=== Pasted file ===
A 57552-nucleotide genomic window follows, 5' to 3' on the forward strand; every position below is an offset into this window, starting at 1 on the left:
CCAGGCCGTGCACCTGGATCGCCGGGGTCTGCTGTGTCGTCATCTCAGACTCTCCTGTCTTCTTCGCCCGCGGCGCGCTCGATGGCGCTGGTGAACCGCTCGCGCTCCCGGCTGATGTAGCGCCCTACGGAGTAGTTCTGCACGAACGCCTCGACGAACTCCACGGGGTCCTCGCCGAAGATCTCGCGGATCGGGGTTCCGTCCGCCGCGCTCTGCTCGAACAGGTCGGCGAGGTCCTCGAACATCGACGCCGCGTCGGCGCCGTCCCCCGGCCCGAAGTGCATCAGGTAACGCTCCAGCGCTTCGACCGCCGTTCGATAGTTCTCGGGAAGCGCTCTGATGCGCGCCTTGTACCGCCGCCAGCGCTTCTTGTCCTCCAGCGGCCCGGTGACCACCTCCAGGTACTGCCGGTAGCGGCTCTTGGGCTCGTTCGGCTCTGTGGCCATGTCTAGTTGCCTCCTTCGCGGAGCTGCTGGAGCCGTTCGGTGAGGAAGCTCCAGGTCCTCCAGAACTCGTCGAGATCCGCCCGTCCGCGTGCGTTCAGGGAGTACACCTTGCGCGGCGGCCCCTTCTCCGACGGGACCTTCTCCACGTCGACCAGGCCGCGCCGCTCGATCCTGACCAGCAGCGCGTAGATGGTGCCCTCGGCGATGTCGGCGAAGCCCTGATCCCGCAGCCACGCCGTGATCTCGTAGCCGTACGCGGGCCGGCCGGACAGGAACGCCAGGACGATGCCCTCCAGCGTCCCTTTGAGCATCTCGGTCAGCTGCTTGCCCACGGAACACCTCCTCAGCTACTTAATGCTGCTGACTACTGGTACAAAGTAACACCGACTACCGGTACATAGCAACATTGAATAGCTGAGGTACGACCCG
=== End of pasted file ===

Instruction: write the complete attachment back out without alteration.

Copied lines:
A 57552-nucleotide genomic window follows, 5' to 3' on the forward strand; every position below is an offset into this window, starting at 1 on the left:
CCAGGCCGTGCACCTGGATCGCCGGGGTCTGCTGTGTCGTCATCTCAGACTCTCCTGTCTTCTTCGCCCGCGGCGCGCTCGATGGCGCTGGTGAACCGCTCGCGCTCCCGGCTGATGTAGCGCCCTACGGAGTAGTTCTGCACGAACGCCTCGACGAACTCCACGGGGTCCTCGCCGAAGATCTCGCGGATCGGGGTTCCGTCCGCCGCGCTCTGCTCGAACAGGTCGGCGAGGTCCTCGAACATCGACGCCGCGTCGGCGCCGTCCCCCGGCCCGAAGTGCATCAGGTAACGCTCCAGCGCTTCGACCGCCGTTCGATAGTTCTCGGGAAGCGCTCTGATGCGCGCCTTGTACCGCCGCCAGCGCTTCTTGTCCTCCAGCGGCCCGGTGACCACCTCCAGGTACTGCCGGTAGCGGCTCTTGGGCTCGTTCGGCTCTGTGGCCATGTCTAGTTGCCTCCTTCGCGGAGCTGCTGGAGCCGTTCGGTGAGGAAGCTCCAGGTCCTCCAGAACTCGTCGAGATCCGCCCGTCCGCGTGCGTTCAGGGAGTACACCTTGCGCGGCGGCCCCTTCTCCGACGGGACCTTCTCCACGTCGACCAGGCCGCGCCGCTCGATCCTGACCAGCAGCGCGTAGATGGTGCCCTCGGCGATGTCGGCGAAGCCCTGATCCCGCAGCCACGCCGTGATCTCGTAGCCGTACGCGGGCCGGCCGGACAGGAACGCCAGGACGATGCCCTCCAGCGTCCCTTTGAGCATCTCGGTCAGCTGCTTGCCCACGGAACACCTCCTCAGCTACTTAATGCTGCTGACTACTGGTACAAAGTAACACCGACTACCGGTACATAGCAACATTGAATAGCTGAGGTACGACCCG